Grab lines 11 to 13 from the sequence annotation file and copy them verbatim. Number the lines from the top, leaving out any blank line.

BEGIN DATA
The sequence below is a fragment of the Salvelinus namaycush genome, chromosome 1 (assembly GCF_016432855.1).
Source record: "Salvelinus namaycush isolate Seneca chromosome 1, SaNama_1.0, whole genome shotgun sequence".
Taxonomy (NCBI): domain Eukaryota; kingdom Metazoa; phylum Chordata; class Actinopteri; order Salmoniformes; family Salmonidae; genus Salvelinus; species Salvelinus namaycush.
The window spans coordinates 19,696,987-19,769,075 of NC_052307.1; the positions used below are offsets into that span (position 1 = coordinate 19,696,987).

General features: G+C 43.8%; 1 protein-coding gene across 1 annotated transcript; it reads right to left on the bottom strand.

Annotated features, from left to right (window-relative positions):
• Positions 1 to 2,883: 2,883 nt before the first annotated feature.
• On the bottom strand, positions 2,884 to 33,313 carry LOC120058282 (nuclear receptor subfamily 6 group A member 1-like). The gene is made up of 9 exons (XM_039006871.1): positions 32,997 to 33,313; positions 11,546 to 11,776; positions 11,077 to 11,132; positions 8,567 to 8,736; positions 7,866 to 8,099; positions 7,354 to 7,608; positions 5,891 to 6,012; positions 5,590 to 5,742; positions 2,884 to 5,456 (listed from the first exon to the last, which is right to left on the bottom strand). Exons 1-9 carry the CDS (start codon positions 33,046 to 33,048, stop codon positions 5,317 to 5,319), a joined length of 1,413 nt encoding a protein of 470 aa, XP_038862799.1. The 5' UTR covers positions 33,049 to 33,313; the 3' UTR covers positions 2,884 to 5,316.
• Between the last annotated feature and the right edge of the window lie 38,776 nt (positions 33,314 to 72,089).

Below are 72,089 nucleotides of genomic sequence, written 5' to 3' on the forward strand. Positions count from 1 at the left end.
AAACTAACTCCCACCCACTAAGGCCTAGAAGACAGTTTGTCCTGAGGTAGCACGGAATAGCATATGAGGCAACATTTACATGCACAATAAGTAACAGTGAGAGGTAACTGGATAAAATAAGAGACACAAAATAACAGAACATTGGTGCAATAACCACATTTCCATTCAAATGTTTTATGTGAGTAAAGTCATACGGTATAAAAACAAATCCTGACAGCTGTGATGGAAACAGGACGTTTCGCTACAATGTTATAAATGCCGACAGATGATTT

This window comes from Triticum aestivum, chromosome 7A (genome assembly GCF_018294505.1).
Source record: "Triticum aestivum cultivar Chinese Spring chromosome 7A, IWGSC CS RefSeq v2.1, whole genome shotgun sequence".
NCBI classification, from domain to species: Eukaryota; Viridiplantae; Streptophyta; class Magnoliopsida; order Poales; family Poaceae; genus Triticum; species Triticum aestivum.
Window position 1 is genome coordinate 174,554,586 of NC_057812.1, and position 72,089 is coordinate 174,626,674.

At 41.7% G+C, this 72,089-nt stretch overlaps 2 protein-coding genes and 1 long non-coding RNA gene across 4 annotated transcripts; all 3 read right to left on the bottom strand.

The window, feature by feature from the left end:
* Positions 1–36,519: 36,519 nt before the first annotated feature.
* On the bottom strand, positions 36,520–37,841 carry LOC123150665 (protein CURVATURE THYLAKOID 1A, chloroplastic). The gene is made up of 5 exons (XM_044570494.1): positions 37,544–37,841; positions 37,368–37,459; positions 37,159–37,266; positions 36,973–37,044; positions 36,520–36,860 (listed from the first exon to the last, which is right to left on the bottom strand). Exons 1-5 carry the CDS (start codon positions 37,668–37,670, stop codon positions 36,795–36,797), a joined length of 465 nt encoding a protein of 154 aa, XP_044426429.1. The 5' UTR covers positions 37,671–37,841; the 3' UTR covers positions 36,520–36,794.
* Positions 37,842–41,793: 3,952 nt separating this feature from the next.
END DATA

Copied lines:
AAACTAACTCCCACCCACTAAGGCCTAGAAGACAGTTTGTCCTGAGGTAGCACGGAATAGCATATGAGGCAACATTTACATGCACAATAAGTAACAGTGAGAGGTAACTGGATAAAATAAGAGACACAAAATAACAGAACATTGGTGCAATAACCACATTTCCATTCAAATGTTTTATGTGAGTAAAGTCATACGGTATAAAAACAAATCCTGACAGCTGTGATGGAAACAGGACGTTTCGCTACAATGTTATAAATGCCGACAGATGATTT

This window comes from Triticum aestivum, chromosome 7A (genome assembly GCF_018294505.1).
Source record: "Triticum aestivum cultivar Chinese Spring chromosome 7A, IWGSC CS RefSeq v2.1, whole genome shotgun sequence".